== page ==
Plaintiff was in default at the time of her loan and has not alleged otherwise. Because plaintiff fails to allege that she was current on her loan or that she could tender full payment, her cause of action for wrongful foreclosure is dismissed against defendants Saxon, Ocwen, Quality, NovaStar, BNY, and MERS. See Winter v. Stearns Lending, Inc., 2:11-cv-00736-KJD-PAL, 2012 WL 523698, at *2 (D. Nev. Feb. 16, 2012) ("Plaintiff's wrongful foreclosure claims fail [ ] because Plaintiff does not dispute that she is in default and cannot cure the default.").

F. Quiet Title

Plaintiff asserts a claim for quiet title. "A trustor cannot quiet title without discharging his debt. The cloud upon his title persists until the debt is paid." Lopez v. Bank of America, N.A., 2:12-cv-801-JCM-CWH, 2013 WL 1501449, at *3 (D. Nev. April 10, 2013) (applying Nevada law). "The purpose of a quiet title action is to establish one's title against adverse claims to real property or any interest therein." Hafiz v. Greenpoint Mortg. Funding, Inc., 652 F.Supp.2d 1039, 1049-50 (N.D. Cal. 2009). In a quiet title action, the burden of proof rests with the plaintiff to provide good title in himself. Breliant v. Preferred Equities Corp., 918 P.2d 314, 318 (Nev. 1996).

First, plaintiff has not alleged that she has free and clear title to the property. Second, she has not alleged any adverse interest she is seeking to quiet. A lien against her property, held as security by a defendant or anyone else, is not an interest adverse to her own. Both interests may exist in harmony, for one is a present interest and one is a future interest. For a plaintiff to quiet title, the plaintiff must show both that she holds good title to the property in question and that defendant is making a claim adverse to her interest. Plaintiff fails to plead either; therefore, she is not entitled to such relief. The quite title cause of action is dismissed against defendants Saxon, Ocwen, Quality, NovaStar, BNY, and MERS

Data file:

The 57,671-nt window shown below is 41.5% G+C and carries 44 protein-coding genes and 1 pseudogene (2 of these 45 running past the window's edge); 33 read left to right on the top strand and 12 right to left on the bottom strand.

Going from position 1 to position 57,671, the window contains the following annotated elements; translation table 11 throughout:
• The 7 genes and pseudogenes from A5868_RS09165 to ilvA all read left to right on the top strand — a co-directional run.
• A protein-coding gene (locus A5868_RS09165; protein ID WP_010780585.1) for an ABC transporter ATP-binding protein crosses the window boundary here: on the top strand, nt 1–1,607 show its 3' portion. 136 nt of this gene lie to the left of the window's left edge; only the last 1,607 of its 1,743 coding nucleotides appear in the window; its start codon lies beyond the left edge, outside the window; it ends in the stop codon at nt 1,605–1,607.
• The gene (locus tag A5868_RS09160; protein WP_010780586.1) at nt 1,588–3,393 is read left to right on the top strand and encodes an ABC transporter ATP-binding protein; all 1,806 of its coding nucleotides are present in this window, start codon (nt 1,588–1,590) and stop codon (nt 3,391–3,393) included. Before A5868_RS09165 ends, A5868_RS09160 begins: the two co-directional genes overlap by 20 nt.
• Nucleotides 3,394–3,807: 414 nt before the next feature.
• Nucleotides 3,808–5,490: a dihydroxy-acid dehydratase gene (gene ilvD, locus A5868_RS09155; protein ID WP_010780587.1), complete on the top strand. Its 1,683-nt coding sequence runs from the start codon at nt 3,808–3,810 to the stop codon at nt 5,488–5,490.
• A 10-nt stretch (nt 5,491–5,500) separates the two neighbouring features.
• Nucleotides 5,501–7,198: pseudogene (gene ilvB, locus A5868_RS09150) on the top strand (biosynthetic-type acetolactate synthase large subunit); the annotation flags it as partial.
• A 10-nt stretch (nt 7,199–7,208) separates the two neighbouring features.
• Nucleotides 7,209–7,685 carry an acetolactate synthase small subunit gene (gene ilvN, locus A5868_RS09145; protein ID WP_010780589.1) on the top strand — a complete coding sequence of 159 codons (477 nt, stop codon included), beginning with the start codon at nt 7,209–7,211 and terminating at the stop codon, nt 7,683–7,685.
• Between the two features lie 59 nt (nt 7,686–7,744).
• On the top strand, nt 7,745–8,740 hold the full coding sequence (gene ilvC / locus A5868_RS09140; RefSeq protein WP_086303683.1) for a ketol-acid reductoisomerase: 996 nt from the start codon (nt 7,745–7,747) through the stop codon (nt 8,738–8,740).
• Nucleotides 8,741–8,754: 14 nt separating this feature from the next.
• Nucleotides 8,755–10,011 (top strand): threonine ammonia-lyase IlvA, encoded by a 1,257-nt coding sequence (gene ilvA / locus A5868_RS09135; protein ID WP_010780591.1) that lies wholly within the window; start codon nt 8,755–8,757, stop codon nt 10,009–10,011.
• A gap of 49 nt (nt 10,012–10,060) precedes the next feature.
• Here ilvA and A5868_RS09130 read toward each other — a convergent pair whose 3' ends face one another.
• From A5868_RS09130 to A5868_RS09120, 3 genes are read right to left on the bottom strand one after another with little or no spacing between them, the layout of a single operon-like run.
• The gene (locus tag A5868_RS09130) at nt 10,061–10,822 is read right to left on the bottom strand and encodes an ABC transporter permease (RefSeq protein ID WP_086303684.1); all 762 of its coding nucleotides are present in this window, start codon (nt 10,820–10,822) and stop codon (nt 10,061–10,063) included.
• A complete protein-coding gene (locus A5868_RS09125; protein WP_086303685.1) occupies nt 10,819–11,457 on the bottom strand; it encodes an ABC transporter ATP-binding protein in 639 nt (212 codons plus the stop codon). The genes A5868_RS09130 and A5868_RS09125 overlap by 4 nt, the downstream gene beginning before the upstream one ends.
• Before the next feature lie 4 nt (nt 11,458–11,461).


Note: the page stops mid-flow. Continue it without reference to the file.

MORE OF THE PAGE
IV. Conclusion

Plaintiff alleged numerous causes of action against numerous defendants. The negligence cause of action was alleged against only Quality, and is dismissed. The remaining causes of action were alleged against all defendants. Every cause of action alleged is dismissed against defendants Saxon, Ocwen, Quality, NovaStar, BNY, and MERS. Defendant First National Bank of Arizona, LLC has yet to be served and is still a defendant subject to Federal Rule of Civil Procedure 4. . . . . . .

Accordingly,

IT IS HEREBY ORDERED, ADJUDGED, AND DECREED that defendants', NovaStar Mortgage, Inc., and Ocwen Loan Services LLC, motion to dismiss (doc. # 5) be, and the same hereby, is GRANTED.

IT IS FURTHER ORDERED that defendant Saxon Mortgage Services' motion to dismiss (doc. # 22) be, and the same hereby, is GRANTED.

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UNITED STATES DISTRICT JUDGE